Shown in Fig. 1, the COFFIN design consists of a five-sided slab in a folded geometry. A beam entering the input/output face undergoes four TIR bounces before emerging antiparallel to the input. The slab is pumped by diode bars on each of its two long faces, at which the laser mode makes grazing incidence bounces. The COFFIN slab used in our experiments was an a-cut Nd:YVO4 crystal with 1.1 at.% neodymium doping. The crystal had dimensions 22 × 10 × 2 mm, and was designed for an internal bounce angle of approximately 7° at the pump faces. The crystal was pumped symmetrically by two diode bars at 808nm, with the pump faces antireflection (AR) coated at this wavelength. The input/output face of the crystal was AR coated for the lasing wavelength of 1064 nm. The crystal was conduction cooled by contact with the two large 22 × 10 mm faces.
3. COFFIN oscillator
A laser oscillator was constructed with the COFFIN amplifier. The experimental set-up is shown in Fig. 2. A cavity was formed with a high reflectivity (HR at 1064 nm) planar mirror and a 30% reflectivity planar output coupler (OC). The COFFIN crystal was pumped by two 40 W diode bars fitted with fast-axis collimating lenses. These were vertically focussed by cylindrical lenses (VCLD) of 25mm focal length, creating a line focus on each pump face. To match the laser mode to this narrow pump region, a 60mm focal length cylindrical lens (VCL) was placed across the input and output beams to the crystal. An acousto-optic (AO) modulator was inserted into the output arm of the cavity to Q-switch the oscillator.
The oscillator was initially operated in continuous-wave (CW) mode in a compact configuration with arm lengths L 1 = 8 cm and L 2 = 9 cm. The output power of the oscillator as a function of total pump power is shown in Fig. 3(a). A maximum CW power of 37.7 W was produced for 80 W of pump power. The beam profile was elliptical and multimode in the horizontal axis (in the plane of Fig. 2) but low-order mode in the vertical.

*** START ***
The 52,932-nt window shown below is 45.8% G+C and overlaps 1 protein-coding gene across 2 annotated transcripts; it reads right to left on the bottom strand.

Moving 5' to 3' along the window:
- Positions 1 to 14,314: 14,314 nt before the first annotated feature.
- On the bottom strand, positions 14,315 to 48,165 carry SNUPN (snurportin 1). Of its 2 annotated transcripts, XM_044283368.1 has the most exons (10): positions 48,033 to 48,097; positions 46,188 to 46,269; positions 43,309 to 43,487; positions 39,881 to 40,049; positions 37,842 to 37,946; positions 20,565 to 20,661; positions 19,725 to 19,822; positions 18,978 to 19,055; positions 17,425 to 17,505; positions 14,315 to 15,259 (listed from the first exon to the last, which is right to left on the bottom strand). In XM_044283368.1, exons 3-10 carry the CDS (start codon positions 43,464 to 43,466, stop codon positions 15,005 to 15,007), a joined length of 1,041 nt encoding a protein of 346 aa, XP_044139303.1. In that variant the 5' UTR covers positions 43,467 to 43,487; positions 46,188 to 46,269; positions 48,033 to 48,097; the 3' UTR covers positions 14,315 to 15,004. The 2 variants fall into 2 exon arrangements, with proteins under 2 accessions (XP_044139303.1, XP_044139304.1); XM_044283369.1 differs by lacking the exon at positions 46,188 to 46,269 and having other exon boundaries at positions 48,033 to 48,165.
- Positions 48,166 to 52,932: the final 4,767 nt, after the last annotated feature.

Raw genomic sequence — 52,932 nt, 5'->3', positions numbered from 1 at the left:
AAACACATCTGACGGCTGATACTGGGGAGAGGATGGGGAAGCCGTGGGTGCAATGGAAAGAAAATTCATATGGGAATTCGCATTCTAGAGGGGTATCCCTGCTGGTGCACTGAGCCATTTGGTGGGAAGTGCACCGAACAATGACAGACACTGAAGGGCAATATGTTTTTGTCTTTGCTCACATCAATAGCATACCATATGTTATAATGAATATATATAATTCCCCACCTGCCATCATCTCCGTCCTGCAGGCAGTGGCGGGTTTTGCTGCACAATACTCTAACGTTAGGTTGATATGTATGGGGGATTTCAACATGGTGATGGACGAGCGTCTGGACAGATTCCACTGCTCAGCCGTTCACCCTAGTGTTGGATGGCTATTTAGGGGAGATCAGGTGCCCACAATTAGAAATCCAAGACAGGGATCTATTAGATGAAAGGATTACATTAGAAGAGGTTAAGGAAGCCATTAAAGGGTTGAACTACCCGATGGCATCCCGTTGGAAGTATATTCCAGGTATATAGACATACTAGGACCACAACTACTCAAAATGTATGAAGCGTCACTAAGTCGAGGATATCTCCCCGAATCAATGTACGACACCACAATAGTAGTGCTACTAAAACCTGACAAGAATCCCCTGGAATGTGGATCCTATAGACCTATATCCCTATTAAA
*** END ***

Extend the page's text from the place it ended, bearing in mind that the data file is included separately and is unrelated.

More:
To improve the beam’s horizontal spatial quality, the cavity arm lengths were modified so as to match the resonator’s fundamental mode size to the gain region. It is known that an asymmetric cavity has two zones of stability with respect to the thermal lens dioptric power . Operating in the second stability zone, the cavity was designed to optimise the fundamental mode size in the presence of a strong thermal lens, thus enabling TEM00 operation at high powers. At 80 W pump power this was achieved with arm lengths L 1 = 15 cm and L 2 = 25 cm.
The laser output power as a function of pump power in TEM00 operation is also shown in Fig. 3(a). The dip in power over approx. 50 - 75 W is due to the cavity passing through the unstable region which separates the two stability zones. At 80 W of pump power, a maximum power of 32 W was obtained in a TEM00 beam with weak horizontal wings.
The COFFIN oscillator was actively Q-switched with the AO modulator, and the pulse width and average power as a function of pulse repetition rate are shown in Fig. 3(b). Pulsed operation was achieved over a range of repetition rates of approx. 150 - 600 kHz, with corresponding pulse widths of 17 - 37 ns. An average power of up to 30.5 W was obtained from 80 W of pumping. These high repetition rates were possible because of the extremely high gain of the amplifier and the short fluorescence lifetime (90 μs) of Nd:YVO4. At repetition rates below 150 kHz the AO modulator was unable to hold off the gain, and additional lasing was seen between pulses.
4. COFFIN power amplifier
In the previous section, the COFFIN amplifier design was used as an oscillator. Here we investigate its use as a power amplifier device. A MOPA was constructed with a single-bounce oscillator and a COFFIN amplifier. The experimental set-up is shown in Fig. 4.
4.1. Master oscillator